vicemag
vicemag:

How One of NYC’s Most Storied Cops Became Public Enemy No. 1
In early August, just four days after Michael Brown was gunned down by police officer Darren Wilson in Ferguson, Missouri, and just under a month after 43-year-old, father of six, Eric Garner, was killed on camera while the NYPD attempted to arrest him, retired Deputy Inspector Corey Pegues appeared on an episode of the popular hip-hop podcast, the Combat Jack Show. What followed was a fascinating conversation in which Pegues detailed his childhood growing up as one of five kids with an alcoholic father and struggling mother in rough and tumble North Queens. The family’s dire financial straits led Corey to get involved in the street life at age 13. “The ironic thing is I think about Eric Garner getting murdered in Staten Island—for the record, you heard what I said, murdered—is at 13, I [was] selling loosies.” After a few years as a “hobbyist” drug dealer, Pegues says he graduated from loosies to becoming a full-fledged member of Kenneth “Supreme” McGriff’s notorious Supreme Team.Pegues operated as a loyal solider in the Supreme Team for years, engaging in various street brawls, gun fights, and robberies. But that all changed in 1988 when Corey’s first son was born. “When my son was born, I was like: ‘What kind of hero am I going to be? I’m either going to be a street legend or somebody positive,” Pegues told Combat Jack. “That was the change in my life. If you’re 25 and you’re selling drugs, you’re either going to be dead or in jail.”
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vicemag:

How One of NYC’s Most Storied Cops Became Public Enemy No. 1

In early August, just four days after Michael Brown was gunned down by police officer Darren Wilson in Ferguson, Missouri, and just under a month after 43-year-old, father of six, Eric Garner, was killed on camera while the NYPD attempted to arrest him, retired Deputy Inspector Corey Pegues appeared on an episode of the popular hip-hop podcast, the Combat Jack Show

What followed was a fascinating conversation in which Pegues detailed his childhood growing up as one of five kids with an alcoholic father and struggling mother in rough and tumble North Queens. The family’s dire financial straits led Corey to get involved in the street life at age 13. “The ironic thing is I think about Eric Garner getting murdered in Staten Island—for the record, you heard what I said, murdered—is at 13, I [was] selling loosies.”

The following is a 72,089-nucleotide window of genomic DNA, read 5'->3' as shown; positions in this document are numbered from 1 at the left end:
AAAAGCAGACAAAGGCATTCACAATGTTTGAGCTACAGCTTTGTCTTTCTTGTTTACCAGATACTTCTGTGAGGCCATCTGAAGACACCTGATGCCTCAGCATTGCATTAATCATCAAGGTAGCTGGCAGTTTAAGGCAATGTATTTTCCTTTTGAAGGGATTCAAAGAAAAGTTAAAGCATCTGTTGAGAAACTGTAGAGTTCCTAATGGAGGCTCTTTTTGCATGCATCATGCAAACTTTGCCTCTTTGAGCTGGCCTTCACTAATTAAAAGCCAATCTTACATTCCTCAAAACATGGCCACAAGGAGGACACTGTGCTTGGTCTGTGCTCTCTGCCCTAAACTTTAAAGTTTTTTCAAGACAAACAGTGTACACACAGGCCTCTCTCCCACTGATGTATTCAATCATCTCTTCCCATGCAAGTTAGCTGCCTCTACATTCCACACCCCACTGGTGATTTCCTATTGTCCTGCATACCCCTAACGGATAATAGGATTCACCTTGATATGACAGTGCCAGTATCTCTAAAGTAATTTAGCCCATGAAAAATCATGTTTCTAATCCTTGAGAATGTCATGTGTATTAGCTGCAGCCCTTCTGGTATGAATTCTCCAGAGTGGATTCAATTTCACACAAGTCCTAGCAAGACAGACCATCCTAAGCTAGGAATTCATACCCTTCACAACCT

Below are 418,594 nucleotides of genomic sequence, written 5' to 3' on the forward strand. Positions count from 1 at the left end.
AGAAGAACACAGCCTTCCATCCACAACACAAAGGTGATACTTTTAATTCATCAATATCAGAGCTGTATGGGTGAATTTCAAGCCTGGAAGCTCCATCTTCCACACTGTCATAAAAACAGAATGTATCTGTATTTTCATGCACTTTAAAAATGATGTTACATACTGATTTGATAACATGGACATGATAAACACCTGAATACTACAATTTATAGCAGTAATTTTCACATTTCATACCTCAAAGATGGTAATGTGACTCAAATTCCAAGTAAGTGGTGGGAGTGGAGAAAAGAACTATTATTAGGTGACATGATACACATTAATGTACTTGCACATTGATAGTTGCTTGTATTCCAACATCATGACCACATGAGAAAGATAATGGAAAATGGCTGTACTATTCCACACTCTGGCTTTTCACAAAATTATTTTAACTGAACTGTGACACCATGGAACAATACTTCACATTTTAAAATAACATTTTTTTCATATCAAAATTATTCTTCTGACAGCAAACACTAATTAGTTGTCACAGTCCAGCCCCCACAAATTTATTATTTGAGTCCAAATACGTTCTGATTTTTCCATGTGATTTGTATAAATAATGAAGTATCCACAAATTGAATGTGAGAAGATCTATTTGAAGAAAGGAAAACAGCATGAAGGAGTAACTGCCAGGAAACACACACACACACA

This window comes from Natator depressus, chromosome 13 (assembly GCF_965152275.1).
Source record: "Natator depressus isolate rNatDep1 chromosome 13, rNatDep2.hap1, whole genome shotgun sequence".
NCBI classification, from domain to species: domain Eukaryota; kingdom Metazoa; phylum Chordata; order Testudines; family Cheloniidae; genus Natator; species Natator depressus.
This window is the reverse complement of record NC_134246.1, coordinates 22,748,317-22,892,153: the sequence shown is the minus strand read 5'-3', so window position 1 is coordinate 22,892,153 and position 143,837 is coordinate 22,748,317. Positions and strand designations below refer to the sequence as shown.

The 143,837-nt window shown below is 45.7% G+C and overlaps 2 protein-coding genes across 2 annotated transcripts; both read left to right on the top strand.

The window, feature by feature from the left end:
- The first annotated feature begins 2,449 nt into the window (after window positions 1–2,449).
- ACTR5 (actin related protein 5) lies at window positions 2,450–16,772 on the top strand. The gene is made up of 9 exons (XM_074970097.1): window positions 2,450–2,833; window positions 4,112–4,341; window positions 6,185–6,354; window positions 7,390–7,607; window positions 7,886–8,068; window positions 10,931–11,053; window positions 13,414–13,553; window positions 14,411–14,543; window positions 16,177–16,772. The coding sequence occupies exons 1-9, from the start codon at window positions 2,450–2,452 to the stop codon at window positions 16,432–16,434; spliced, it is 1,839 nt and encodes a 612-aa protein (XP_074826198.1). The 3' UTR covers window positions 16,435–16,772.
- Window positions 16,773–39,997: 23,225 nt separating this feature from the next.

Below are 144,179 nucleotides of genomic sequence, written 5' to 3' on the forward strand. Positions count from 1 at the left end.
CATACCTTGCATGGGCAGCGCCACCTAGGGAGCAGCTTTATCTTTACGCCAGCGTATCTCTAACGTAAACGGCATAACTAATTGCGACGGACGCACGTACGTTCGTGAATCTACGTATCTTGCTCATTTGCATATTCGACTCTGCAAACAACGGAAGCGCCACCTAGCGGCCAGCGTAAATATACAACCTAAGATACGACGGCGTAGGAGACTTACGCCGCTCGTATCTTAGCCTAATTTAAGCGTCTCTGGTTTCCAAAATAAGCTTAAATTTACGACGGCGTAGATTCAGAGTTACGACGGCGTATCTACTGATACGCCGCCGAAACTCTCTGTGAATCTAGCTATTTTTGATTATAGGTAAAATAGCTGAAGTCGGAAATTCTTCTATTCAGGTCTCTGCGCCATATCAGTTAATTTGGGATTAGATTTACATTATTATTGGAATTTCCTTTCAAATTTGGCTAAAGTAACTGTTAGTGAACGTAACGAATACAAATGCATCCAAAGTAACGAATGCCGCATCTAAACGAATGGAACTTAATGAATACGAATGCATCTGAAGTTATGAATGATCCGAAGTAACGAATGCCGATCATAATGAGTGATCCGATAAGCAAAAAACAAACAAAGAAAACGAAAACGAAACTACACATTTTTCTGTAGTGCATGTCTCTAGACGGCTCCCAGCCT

After a few years as a “hobbyist” drug dealer, Pegues says he graduated from loosies to becoming a full-fledged member of Kenneth “Supreme” McGriff’s notorious Supreme Team.

Pegues operated as a loyal solider in the Supreme Team for years, engaging in various street brawls, gun fights, and robberies. But that all changed in 1988 when Corey’s first son was born. “When my son was born, I was like: ‘What kind of hero am I going to be? I’m either going to be a street legend or somebody positive,” Pegues told Combat Jack. “That was the change in my life. If you’re 25 and you’re selling drugs, you’re either going to be dead or in jail.”

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npr
nprglobalhealth:

Like any piece of clothing, the hijab isn’t one size fits all.
Women around the world choose to wear — or not to wear — a headscarf or veil for many reasons.
A few studies have found that modest clothing is connected with a healthier body image. So Swami and one of his graduate students looked at whether the hijab protected women against the pressure to be thin.
Read more: Covering Up With The Hijab May Aid Women’s Body Image

nprglobalhealth:

Like any piece of clothing, the hijab isn’t one size fits all.

Women around the world choose to wear — or not to wear — a headscarf or veil for many reasons.

A few studies have found that modest clothing is connected with a healthier body image. So Swami and one of his graduate students looked at whether the hijab protected women against the pressure to be thin.

Read more: Covering Up With The Hijab May Aid Women’s Body Image